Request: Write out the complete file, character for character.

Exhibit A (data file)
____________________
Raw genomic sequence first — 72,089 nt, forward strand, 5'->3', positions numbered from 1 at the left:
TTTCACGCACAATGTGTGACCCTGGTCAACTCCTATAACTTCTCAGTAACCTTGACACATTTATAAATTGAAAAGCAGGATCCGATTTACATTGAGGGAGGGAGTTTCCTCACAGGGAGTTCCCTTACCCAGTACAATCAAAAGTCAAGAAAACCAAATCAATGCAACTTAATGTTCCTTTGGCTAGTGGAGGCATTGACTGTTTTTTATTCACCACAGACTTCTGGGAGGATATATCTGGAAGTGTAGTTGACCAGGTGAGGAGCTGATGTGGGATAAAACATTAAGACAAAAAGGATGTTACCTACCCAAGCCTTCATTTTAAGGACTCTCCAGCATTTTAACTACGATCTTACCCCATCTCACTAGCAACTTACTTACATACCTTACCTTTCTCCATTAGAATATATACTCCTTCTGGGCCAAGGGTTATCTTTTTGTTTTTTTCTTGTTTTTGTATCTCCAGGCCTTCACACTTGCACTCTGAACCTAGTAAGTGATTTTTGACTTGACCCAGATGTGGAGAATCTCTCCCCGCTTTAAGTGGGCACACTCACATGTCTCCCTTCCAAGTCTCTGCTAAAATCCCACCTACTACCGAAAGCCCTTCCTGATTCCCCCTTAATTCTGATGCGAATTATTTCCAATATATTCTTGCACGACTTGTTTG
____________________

Raw genomic sequence first — 72,089 nt, forward strand, 5'->3', positions numbered from 1 at the left:
TTTCACGCACAATGTGTGACCCTGGTCAACTCCTATAACTTCTCAGTAACCTTGACACATTTATAAATTGAAAAGCAGGATCCGATTTACATTGAGGGAGGGAGTTTCCTCACAGGGAGTTCCCTTACCCAGTACAATCAAAAGTCAAGAAAACCAAATCAATGCAACTTAATGTTCCTTTGGCTAGTGGAGGCATTGACTGTTTTTTATTCACCACAGACTTCTGGGAGGATATATCTGGAAGTGTAGTTGACCAGGTGAGGAGCTGATGTGGGATAAAACATTAAGACAAAAAGGATGTTACCTACCCAAGCCTTCATTTTAAGGACTCTCCAGCATTTTAACTACGATCTTACCCCATCTCACTAGCAACTTACTTACATACCTTACCTTTCTCCATTAGAATATATACTCCTTCTGGGCCAAGGGTTATCTTTTTGTTTTTTTCTTGTTTTTGTATCTCCAGGCCTTCACACTTGCACTCTGAACCTAGTAAGTGATTTTTGACTTGACCCAGATGTGGAGAATCTCTCCCCGCTTTAAGTGGGCACACTCACATGTCTCCCTTCCAAGTCTCTGCTAAAATCCCACCTACTACCGAAAGCCCTTCCTGATTCCCCCTTAATTCTGATGCGAATTATTTCCAATATATTCTTGCACGACTTGTTTG